The contrast between the current public profiles of the Rangers FC’s Chief Executive and Chairman could not be greater. While the former, Charles Green, has a love of his own voice only matched by his disregard for telling the truth with it, the latter, Malcolm Murray, has largely – and wisely, to judge by his few public utterances – kept his own counsel. With Green taking time out to re-charge his bullshit batteries before the media onslaught in support of the new club’s Alternative Investment Market flotation, Murray last week became the defender of the Rangers faith, deploying what you might describe as a far subtler form of Green’s modus operandi for dealing with criticisms of the Rangers – blame everything on the “enemy”; if, that is, you thought Murray intellectually capable of subtlety.
The latest attack on the Rangers family came in the ‘Sportsmoney’ section of America’s Forbes business magazine, from a source with far from impeccable footballing credibility, Jon Pritchett, CEO of “Chicago-based sports investment firm” Club 9 Sports (C9S), who had an intermittent involvement in the Rangers saga as an advisor to one-time preferred bidder, ‘trucking tycoon’ Bill Miller. C9S were some way advanced in Sheffield Wednesday takeover talks three years ago but their advances were acrimoniously rebuffed by Wednesday’s board. This was initially thought to be because of the board’s long-reviled desperation to cling to power at Hillsborough, despite overseeing a long-term decline in Wednesday’s fortunes. But it was soon clear that C9S’s psychobabble-heavy plans were of doubtful quality. C9S were also involved in takeover talks at Tranmere Rovers… but not for long. And their role in the Rangers drama was somewhat closer to their few minutes on Merseyside.
C9S were thought to be formulating a bid in the early months of Rangers’ administration. And after their interest waned, Pritchett was identified as an advisor to Miller, who was selected by Rangers’ joint administrators Paul Clark and David Whitehouse of Duff & Phelps as ‘preferred bidder’ prior to the first May Bank Holiday weekend. It was over this weekend that Miller decided his bargepole was best left at home, as he wouldn’t be touching Rangers with it. I Pritchett was the brief public face of this withdrawal, having his 15 minutes of fame on Newsnight Scotland, citing “contingent liabilities” and a “deeper” than expected “financial hole” as reasons for Miller’s withdrawal – themes upon which he revealingly expanded in the Forbes article, which also included considerable, psychobabble-heavy detail on flaws in Rangers’ business and footballing model which emerged during his and Miller’s due diligence in May.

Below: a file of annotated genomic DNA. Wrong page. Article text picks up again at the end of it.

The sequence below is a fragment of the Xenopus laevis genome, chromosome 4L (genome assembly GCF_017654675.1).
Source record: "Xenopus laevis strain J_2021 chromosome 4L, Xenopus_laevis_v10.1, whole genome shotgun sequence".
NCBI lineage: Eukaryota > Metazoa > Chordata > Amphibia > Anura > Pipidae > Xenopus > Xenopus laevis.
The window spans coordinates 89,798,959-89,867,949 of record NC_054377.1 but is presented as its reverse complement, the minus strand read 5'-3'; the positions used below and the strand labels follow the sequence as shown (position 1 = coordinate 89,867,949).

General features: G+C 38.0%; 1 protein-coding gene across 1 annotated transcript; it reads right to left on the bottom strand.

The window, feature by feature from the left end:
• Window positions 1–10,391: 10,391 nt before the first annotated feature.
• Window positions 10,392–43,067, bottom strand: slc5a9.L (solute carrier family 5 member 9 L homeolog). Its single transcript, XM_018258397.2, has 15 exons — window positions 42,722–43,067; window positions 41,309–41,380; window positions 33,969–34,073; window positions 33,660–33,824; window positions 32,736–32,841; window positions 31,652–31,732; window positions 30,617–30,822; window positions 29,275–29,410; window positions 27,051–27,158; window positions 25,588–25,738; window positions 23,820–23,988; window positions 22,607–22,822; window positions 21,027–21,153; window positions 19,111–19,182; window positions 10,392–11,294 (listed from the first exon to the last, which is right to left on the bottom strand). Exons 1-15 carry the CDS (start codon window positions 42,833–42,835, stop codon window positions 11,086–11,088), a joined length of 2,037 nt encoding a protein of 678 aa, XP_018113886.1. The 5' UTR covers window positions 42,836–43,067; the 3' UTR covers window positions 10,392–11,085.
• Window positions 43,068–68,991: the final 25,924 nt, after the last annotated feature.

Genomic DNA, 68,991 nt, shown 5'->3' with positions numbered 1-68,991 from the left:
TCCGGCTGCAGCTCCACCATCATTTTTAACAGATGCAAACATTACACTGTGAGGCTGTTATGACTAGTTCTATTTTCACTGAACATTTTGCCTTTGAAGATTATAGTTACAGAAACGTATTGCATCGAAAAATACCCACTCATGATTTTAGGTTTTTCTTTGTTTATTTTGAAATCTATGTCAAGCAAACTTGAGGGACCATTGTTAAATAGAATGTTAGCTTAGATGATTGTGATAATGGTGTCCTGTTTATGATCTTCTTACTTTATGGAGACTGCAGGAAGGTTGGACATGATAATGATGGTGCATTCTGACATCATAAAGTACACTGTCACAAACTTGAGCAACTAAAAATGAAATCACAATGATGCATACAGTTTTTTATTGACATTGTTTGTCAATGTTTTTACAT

Among thousands of words published in Forbes was: “If Charles Green is not willing to face the fans, explain the economics and risk the torrent of abuse that will follow in the short-term, then Rangers will find themselves shortly back in the same place.” And from that sentence, the UK press formulated the story of “Miller’s advisor” warning “that Rangers could go bust again.” Murray was quickly summoned to respond for the Rangers, calling Pritchett’s inferences “scandalous”, “ill-informed” and, perish the thought that anyone at Ibrox would contemplate such a thing, “written to attract headlines.” The chairman’s comments came in a club website statement under his name but “written by Rangers Football Club.” Murray referenced the share issue which has since been announced and punted the long-standing party line that “we have a clear plan to rebuild this great club,” reliant on investment already attracted and what Murray perhaps a little prematurely called “the successful IPO later this month.”
‘His’ statement, however, read more like a response to the media reporting of Pritchett’s article than to the article itself. Pritchett covered a far wider range of topics than Murray. And whilst Pritchett’s statement was a mixed bag of opinions, many of them deserved more than the cursory dismissal they received from Murray. Indeed, rather than being ill-informed, Pritchett came across as all-too-well-informed as to “how one of the 25 biggest football clubs in the world could come so close to cratering into the abyss.” Some of his warnings from (recent) history have been overtaken by events, as Murray rightly, if exaggeratedly, noted: “The last time Mr Pritchett had sight of any financial information about Rangers was many months ago.” Well, five months ago, since when things have gone swimmingly for all at Ibrox.
Murray contrasted “Mr Miller’s plans… based purely on cost-cutting” with the “significant investment in the club from the individuals and organisations who are part of our consortium.” Pritchett failed to reference this investment in his article and largely failed to take account of Green’s work since buying the business and assets of Rangers back in June. But he rightly pointed out that Rangers was not a “turnaround opportunity” unless “someone with great wealth and a love of football and/or Scotland” was prepared “to give away tens and tens of millions of pounds.”
This, effectively, is what Green has been battling to organise since May. Having supposedly attracted financial support from a number of people with “great wealth”, he has now turned his efforts towards getting £20m from supporters – presumably with “a love of football and/or Scotland” – via the latest Rangers share issue. “What is clear from his article is that he has completely underestimated the loyalty and commitment of the Rangers fans.” Murray continued, unwisely. “In addition to the 36,000 season ticket holders so far this season, the attendances at our home matches have surpassed many of the top clubs in England and the rest of Europe,” he added, correctly. But, impressive though this loyalty is in the circumstances, it rather proved one of Pritchett’s points. As well as warning of the impact of “TV revenues… becoming increasingly smaller,” Pritchett referenced “season-ticket sales which were declining every year (down to 37,500 from 44,000 five years ago).” That was an average annual decline of 1300.